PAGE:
Bragato Research Institute is gearing up to ‘evolutionise’ Sauvignon Blanc, thanks to six scientists and a newcomer called PromethION.
Dr Darrell Lizamore leads the Sauvignon Blanc Grapevine Improvement Programme (Sauvignon Blanc 2.0) out of a laboratory at Lincoln University. He says the programme isn’t traditional breeding, crossing or genetic modification, but a mission to sequence the DNA of New Zealand Sauvignon Blanc, looking for patterns of increased natural mutation that may help vineyards respond to future challenges. “Plants have an innate ability to change their own genetics when confronted with an environmental shock. If we can use this response to produce vines with different traits, then we could select those better suited to future viticulture.”
The seven-year, $18.7 million Sauvignon Blanc 2.0 programme kicked off in November 2021, with funding by the Ministry for Primary Industry’s Sustainable Food and Fibre Futures group, New Zealand Winegrowers (NZW) and many winery partners. A year in, Darrell and his lab manager Dr Jessica Rivera Perez have been joined by Dr Ellie Bradley (epigenetics), Dr Bhanupratap Vanga (genotyping and phenotyping), Dr Solomon Wante (tissue culture), and Dr Annabel Whibley (bioinformatics).
They’ve also brought in the PromethION, a high-throughput third-generation sequencer uniquely suited to identifying the types of genetic changes that plants undergo in response to stress. It’s the first of its kind in New Zealand, and a game-changer for the programme, says Darrell. “The goal is to detect differences in the genetics of the new vines earlier in their development, in much the way that new strains of Covid-19 could be tracked almost in real-time.”
He’s excited by the quality of his new team, who bring skills in new plant production, molecular biology, trait-based selection, and analysis of plant genetic data.
“We’re fortunate to have managed to bring together a group of researchers with skills that are quite rare in New Zealand, and who are enthusiastic about building a modern crop improvement programme for grapevine.”
Not a minute too soon. While growers know that climate change is happening, most of them are still planting the same Sauvignon Blanc on the same rootstock. It’s like the science fiction ‘doomsday’ scenario in which people are chosen to start life on another planet. Humans are all the same species, but we’d aim for lots of variation within that, wouldn’t we? Strong people, smart people, generous people, tiny people – we wouldn’t just send a bunch of clones of one person. We wouldn’t just send Bob, even if he’s very nice, says Darrell.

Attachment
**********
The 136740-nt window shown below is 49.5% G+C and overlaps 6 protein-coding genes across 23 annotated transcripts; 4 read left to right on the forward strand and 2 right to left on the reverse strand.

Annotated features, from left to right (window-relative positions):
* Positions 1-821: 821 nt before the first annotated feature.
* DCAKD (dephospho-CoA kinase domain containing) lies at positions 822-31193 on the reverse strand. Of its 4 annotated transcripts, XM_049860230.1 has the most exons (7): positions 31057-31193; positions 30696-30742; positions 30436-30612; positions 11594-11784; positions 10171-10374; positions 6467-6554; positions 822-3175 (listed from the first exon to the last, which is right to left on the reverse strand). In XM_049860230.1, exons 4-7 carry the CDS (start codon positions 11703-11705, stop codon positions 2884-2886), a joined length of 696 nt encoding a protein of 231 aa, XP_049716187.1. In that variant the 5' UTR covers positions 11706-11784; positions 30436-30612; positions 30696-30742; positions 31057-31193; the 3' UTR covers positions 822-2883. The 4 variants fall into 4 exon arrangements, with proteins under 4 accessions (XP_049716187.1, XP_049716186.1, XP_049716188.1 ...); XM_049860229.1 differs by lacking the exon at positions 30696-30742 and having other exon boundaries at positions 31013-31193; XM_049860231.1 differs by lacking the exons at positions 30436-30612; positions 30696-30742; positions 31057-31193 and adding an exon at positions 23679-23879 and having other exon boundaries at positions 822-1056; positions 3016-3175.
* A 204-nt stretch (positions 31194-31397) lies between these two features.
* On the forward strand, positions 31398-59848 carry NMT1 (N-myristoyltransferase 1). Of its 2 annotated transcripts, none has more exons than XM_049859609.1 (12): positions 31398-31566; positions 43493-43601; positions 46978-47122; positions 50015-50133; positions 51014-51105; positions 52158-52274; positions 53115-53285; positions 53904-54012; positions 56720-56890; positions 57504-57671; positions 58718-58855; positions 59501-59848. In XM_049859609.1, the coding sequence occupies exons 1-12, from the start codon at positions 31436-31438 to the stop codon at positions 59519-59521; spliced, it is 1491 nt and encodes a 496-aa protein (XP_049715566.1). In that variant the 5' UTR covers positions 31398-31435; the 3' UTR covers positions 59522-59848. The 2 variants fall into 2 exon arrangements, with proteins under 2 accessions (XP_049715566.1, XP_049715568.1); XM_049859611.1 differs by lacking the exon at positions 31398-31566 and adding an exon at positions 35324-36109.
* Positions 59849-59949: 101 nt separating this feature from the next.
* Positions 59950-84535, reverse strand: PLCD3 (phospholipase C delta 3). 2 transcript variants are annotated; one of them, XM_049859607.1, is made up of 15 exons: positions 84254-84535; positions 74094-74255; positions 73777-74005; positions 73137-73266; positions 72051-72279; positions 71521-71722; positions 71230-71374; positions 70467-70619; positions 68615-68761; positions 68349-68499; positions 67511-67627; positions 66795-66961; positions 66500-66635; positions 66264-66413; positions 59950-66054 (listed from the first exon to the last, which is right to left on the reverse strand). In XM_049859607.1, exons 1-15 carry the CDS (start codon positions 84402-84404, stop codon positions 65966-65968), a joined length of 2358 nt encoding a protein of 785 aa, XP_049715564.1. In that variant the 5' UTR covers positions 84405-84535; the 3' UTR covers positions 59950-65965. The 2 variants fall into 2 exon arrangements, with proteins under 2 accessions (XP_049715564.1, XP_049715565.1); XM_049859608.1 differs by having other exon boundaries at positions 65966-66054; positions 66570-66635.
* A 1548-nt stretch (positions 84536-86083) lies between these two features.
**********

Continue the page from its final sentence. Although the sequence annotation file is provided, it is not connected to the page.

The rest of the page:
New Zealand is getting warmer. The United Nations environment agency reported “there is no credible pathway to 1.5C” in place, and we may see a 1.8C increase by the year 2050. Higher temperatures bring changes in soil microbiome, pests, and diseases, as well as seasonal shifts. Authors of the 2021 Manaaki Whenua Landcare Research (MWLR) paper, Projected Wine Grape Cultivar Shifts Due to Climate Change in New Zealand, say that by mid-century in the Marlborough region for instance, four cultivars in their study would flower three to seven days earlier and reach sugar ripeness seven to 15 days earlier, depending on the greenhouse gas emission pathway.
For growers to maintain the same timing of key phenological stages, it would require shifting planting of cultivars to more southern parts of the country, or adaptation strategies, they say. The resounding message is, move the vineyards or change the vines, or both.
Sauvignon Blanc 2.0’s main areas of focus are yield, resistance to fungal infection, frost tolerance, and water use efficiency. The golden ticket will be finding vines that have extra resilience and still produce the iconic New Zealand Sauvignon Blanc flavour profile.
Speeding up that process is the PromethION, which according to its developer Oxford Nanopore Technologies (ONT) is capable of ‘real time’ sequencing. An ONT video shows an animated river of cartoon nucleotides pouring out of the nanopore material, and a tidy taxonomictree taking shape on the monitor. It’s not that simple. Darrell says the machine does produce data in real time, but such enormous amounts they have to be sent away to a supercomputer and processed before they get useable results.